A shattering weekend in which two mass shootings left at least 30 people dead and injured dozens put Donald Trump at the center of a storm of outrage over racism and the failure on gun control in America.
Even as the president said “hate has no place in our country” and blamed the shootings on mental illness, investigators in El Paso confirmed that a massacre at a Walmart superstore on Saturday that left at least 21 people dead in the Texas border city had been preceded by the suspected gunman publishing an anti-immigration screed via the darker recesses of the internet.
And in a mass shooting in the early hours of Sunday, just 13 hours later, a gunman in Dayton, Ohio, was wearing body armor and carrying 100-bullet magazines to arm his high-powered rifle, with law enforcement authorities warning he could have killed many dozens of people if he had not been shot by police within 30 seconds of opening fire.
The shootings were carried out just a week after a 19-year-old, also armed with a high-caliber rifle, opened fire at a popular annual food festival in Gilroy, northern California, killing three and wounding others.
Led by those running for president, senior Democrats, including the local former congressman of El Paso, Beto O’Rourke, condemned the president as a nakedly white nationalist and racist leader.
They pointed at Trump’s escalating attacks on migrants at the border and on members of Congress of color, including inflammatory comments and posturing that sparked a crowd at a rally last month to chant “send her back” about the Muslim congresswoman Ilhan Omar.
Tragedy in El Paso
The suspect in the El Paso shooting on Saturday was from the town of Allen, on the outskirts of Dallas, 650 miles from the border city in the far south-west corner of the state. He was arrested and is being held in custody after rampaging into an El Paso Walmart, opening fire and killing 21.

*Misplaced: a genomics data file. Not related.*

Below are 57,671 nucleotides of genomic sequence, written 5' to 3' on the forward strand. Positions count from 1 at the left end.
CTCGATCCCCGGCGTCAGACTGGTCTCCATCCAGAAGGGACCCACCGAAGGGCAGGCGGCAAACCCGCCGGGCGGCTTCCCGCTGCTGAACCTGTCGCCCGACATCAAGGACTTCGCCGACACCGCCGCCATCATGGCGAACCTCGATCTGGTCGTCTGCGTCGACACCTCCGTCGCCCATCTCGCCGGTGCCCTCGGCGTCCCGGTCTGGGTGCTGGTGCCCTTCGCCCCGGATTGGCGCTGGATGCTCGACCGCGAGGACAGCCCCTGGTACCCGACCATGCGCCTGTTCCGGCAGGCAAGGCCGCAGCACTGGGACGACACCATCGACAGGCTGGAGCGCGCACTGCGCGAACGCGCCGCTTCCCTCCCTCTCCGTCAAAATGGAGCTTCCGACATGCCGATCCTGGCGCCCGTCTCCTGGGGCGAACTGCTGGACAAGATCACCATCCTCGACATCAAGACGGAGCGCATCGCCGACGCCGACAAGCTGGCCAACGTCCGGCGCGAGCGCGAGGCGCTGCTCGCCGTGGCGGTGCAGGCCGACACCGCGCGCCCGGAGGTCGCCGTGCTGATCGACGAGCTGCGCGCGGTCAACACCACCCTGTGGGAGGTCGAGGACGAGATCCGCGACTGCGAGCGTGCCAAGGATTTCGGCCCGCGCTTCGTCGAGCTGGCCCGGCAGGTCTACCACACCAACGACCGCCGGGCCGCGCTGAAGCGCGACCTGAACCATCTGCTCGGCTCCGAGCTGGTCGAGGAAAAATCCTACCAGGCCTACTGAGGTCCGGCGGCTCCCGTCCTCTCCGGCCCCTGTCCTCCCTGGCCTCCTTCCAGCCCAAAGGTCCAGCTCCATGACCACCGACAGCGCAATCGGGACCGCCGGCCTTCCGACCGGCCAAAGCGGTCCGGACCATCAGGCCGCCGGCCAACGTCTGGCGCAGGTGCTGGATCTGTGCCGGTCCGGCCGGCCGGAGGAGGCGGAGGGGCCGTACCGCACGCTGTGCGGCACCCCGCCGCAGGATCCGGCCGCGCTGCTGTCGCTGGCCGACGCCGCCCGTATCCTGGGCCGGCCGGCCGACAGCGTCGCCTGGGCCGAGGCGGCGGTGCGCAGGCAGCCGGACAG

Local prosecutors charged a 21-year-old white man, Patrick Crusius, with murder. They said they would pursue the death penalty. Federal authorities are investigating it as a hate crime.
Police in El Paso were examining a hate-riddled message on the website 8chan, posted about 20 minutes before Saturday’s attack, in which the author expressed sympathy for a white nationalist massacre at mosques in Christchurch, New Zealand, a few months ago, and which stated: “This attack is a response to the Hispanic invasion of Texas.”
Among the dead were Jordan and Andre Anchando, who died protecting their young child.
Outside the Del Sol medical center in El Paso on Sunday, mourners had erected signs saying: “No hate can ruin our great city” and “Our city is pure love.”
A 21-year-old, Daisy Fuentes, told the Guardian that her grandparents went to the Walmart to shop for curtains, and that both of them were shot during the massacre.
Her 66-year-old grandmother, Nicolasa Velasquez, called the family right after.
“We were scared. We were crying. We didn’t know what to do,” said Fuentes. “My mom was trying to tell her to stay calm and breathe. My grandma was saying it hurt, and told my mom to call the ambulance, because they weren’t coming fast enough.”
The Republican mayor of El Paso, Dee Margo, said on Sunday that the city’s binational culture – as a majority Latinx city with a sister city directly across the border in Mexico – was what made it a “special, special place” and called the gunman “deranged” for not knowing that “this is what makes our country great”.
Mourning in Ohio
The gunman in Dayton opened fire in the city’s downtown area at about 1am on Sunday, killing nine people. He was armed with a high-powered rifle and a 100-round magazine before police shot him dead within 30 seconds of his beginning a rampage.